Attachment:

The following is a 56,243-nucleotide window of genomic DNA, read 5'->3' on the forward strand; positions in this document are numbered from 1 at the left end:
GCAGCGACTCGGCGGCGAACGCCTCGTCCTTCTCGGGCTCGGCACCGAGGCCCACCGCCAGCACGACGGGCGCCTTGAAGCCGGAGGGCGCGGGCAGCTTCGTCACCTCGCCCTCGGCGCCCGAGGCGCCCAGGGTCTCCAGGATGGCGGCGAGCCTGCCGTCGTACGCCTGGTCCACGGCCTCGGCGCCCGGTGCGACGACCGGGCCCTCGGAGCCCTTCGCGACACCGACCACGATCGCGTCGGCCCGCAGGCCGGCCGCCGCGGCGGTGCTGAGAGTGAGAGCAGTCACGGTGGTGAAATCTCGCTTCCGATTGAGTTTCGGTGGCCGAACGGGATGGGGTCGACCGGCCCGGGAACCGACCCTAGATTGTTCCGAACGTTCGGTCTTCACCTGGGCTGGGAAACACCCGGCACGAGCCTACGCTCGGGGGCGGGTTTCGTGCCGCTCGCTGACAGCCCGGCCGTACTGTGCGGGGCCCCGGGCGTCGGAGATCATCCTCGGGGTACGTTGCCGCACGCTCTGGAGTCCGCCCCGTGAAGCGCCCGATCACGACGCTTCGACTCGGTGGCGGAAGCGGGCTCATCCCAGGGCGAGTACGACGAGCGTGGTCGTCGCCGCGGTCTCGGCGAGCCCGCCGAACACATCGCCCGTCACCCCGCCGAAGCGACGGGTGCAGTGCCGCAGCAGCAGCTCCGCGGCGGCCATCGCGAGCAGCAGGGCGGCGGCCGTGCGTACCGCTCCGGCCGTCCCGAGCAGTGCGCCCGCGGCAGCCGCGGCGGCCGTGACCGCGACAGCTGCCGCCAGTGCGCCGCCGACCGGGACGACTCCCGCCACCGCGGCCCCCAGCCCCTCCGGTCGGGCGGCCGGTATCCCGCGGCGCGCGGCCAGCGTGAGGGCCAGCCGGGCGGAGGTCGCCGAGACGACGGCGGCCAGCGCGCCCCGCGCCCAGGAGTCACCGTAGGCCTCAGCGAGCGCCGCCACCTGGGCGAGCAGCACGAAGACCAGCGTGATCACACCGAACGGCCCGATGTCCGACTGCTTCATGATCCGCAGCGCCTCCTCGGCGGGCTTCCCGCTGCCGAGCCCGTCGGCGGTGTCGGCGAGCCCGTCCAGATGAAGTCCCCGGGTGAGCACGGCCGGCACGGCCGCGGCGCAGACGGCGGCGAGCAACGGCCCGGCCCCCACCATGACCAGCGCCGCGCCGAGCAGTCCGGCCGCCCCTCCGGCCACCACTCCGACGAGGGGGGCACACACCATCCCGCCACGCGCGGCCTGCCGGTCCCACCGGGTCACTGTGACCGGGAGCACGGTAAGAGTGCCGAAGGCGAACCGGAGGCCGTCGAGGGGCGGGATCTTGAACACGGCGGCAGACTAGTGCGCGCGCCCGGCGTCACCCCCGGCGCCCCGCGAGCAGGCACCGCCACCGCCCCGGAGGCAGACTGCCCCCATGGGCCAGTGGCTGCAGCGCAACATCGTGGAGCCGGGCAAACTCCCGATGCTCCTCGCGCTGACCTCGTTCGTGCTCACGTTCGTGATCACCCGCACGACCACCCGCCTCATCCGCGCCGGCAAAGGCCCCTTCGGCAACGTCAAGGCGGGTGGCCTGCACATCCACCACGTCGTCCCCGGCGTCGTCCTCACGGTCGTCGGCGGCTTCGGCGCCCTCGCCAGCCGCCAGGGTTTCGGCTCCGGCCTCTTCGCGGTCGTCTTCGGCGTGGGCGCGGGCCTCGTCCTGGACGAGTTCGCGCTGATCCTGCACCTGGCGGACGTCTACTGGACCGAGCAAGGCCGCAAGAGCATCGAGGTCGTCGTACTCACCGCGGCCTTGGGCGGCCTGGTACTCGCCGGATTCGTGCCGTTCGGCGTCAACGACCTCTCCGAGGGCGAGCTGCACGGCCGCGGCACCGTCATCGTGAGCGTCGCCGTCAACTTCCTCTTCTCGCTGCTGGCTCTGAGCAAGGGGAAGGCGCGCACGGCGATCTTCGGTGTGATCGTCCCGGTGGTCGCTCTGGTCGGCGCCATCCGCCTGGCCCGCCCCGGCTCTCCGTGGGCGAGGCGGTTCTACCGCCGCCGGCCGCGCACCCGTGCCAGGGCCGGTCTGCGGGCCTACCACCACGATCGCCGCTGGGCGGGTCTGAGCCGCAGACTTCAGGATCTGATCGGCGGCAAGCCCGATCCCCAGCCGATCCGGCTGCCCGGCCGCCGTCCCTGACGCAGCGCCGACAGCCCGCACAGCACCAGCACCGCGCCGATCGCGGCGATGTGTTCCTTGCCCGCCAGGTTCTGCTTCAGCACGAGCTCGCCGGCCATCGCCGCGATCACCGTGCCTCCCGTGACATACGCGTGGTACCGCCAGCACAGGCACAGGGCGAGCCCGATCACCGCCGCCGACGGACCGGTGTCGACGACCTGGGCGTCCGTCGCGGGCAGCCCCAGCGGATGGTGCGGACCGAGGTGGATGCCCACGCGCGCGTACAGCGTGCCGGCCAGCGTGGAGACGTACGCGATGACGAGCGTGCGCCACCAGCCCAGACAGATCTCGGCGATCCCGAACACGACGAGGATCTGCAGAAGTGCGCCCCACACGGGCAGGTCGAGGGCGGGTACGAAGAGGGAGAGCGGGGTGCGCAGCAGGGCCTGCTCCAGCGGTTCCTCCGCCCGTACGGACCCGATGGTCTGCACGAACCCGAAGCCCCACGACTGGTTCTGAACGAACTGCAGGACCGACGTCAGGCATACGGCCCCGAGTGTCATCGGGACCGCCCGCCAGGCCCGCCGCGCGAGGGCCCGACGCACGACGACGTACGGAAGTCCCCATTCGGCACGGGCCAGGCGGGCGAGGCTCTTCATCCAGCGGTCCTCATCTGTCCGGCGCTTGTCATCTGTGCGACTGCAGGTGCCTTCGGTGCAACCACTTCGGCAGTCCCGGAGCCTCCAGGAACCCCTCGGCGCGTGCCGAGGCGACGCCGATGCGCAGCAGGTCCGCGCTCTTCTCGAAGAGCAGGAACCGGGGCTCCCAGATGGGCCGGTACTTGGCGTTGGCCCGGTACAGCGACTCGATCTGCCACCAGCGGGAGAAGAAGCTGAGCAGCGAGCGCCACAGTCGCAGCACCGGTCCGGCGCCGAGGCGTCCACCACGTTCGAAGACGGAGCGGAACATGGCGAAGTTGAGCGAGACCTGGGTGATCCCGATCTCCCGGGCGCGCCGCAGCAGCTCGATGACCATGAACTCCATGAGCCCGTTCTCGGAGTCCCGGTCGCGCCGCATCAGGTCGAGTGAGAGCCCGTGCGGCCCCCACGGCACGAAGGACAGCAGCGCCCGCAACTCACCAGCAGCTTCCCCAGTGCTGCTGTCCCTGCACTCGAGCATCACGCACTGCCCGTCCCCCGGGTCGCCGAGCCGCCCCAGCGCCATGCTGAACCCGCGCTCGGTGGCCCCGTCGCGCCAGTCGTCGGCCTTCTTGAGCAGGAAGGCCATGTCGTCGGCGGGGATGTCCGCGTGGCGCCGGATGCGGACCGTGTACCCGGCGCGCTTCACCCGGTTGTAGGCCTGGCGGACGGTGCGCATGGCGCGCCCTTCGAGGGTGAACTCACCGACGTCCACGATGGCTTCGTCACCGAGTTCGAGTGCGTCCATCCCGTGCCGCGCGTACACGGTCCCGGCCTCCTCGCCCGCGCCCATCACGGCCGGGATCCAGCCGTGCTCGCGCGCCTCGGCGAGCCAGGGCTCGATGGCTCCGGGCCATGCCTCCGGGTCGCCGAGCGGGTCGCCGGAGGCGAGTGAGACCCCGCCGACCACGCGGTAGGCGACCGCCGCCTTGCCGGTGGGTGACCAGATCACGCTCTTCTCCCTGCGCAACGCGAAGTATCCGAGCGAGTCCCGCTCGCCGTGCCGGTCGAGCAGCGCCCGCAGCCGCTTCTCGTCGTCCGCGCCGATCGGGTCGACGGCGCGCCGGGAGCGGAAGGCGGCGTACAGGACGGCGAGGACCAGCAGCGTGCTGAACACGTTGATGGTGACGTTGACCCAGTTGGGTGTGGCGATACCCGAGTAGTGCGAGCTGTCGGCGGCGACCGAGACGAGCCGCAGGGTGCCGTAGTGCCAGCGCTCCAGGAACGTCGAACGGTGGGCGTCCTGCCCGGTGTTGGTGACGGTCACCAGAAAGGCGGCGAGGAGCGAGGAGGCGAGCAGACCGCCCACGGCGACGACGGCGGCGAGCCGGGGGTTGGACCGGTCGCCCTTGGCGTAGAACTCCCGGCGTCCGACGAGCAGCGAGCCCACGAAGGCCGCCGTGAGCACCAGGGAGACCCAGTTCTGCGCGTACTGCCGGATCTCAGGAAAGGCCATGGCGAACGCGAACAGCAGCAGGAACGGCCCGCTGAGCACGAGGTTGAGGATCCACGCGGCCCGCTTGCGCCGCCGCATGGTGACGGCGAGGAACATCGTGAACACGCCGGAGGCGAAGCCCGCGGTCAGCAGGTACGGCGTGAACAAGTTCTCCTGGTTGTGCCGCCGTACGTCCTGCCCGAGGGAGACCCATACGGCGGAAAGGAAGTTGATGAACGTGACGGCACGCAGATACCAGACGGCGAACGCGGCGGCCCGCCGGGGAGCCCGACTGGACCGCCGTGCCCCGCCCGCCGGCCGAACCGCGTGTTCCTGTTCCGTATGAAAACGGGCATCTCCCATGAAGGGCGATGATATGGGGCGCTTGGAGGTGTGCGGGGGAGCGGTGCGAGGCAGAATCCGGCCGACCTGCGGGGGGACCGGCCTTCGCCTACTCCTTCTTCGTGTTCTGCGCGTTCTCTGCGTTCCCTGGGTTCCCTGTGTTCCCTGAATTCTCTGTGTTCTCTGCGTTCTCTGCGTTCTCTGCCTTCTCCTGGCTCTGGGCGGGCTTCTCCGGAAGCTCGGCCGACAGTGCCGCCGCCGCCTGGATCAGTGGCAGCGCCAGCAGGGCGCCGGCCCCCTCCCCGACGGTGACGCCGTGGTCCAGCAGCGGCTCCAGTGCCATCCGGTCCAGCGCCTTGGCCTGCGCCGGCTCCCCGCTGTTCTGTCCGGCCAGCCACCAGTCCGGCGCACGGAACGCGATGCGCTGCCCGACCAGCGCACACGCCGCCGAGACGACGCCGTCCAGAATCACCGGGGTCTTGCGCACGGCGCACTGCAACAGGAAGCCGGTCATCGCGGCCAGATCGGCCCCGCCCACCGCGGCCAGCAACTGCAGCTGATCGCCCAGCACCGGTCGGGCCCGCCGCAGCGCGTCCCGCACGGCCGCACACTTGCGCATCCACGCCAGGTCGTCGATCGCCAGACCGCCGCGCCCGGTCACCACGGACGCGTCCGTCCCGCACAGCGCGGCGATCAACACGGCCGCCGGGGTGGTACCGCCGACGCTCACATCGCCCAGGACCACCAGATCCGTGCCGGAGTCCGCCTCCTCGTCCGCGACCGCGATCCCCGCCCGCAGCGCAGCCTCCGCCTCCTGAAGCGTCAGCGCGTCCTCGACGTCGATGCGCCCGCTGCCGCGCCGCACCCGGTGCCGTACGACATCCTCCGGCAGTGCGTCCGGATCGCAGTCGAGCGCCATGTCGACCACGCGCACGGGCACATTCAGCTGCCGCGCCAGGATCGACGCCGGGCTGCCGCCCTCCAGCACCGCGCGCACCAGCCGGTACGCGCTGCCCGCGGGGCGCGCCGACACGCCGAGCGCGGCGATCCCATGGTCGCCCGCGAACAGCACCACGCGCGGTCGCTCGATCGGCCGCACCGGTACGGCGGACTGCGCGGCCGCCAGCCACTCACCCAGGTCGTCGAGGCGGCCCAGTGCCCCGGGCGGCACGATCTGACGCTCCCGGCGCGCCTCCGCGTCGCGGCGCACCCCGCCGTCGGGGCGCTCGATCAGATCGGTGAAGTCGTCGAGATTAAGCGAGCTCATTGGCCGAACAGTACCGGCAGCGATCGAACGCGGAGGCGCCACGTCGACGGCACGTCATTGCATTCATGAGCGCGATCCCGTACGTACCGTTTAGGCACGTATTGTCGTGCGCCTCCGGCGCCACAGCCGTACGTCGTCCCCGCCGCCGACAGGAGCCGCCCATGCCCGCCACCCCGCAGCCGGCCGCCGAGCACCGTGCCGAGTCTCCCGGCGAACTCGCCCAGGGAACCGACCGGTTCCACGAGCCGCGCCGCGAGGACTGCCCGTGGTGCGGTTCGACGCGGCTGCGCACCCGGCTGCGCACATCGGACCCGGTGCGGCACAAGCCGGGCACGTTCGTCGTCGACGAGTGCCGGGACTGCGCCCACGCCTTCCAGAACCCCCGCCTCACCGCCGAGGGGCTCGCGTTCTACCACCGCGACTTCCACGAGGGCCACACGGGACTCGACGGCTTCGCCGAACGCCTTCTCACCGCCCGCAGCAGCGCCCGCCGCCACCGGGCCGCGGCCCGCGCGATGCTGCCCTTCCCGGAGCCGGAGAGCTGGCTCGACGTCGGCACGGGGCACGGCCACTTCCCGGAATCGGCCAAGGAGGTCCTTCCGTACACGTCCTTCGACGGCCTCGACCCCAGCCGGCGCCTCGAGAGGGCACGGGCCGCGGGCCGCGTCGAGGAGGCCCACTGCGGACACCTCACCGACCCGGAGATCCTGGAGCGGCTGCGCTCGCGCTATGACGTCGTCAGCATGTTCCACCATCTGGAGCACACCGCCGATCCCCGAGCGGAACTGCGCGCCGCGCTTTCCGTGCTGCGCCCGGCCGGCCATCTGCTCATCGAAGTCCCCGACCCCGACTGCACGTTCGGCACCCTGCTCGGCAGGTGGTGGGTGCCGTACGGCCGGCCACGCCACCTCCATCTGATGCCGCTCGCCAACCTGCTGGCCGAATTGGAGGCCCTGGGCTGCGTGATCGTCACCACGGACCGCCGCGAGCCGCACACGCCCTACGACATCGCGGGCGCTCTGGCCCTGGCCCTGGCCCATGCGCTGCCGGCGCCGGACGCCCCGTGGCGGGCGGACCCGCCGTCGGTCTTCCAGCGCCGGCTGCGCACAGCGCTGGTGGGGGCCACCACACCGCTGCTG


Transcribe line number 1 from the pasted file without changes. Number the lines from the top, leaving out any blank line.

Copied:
The following is a 56,243-nucleotide window of genomic DNA, read 5'->3' on the forward strand; positions in this document are numbered from 1 at the left end: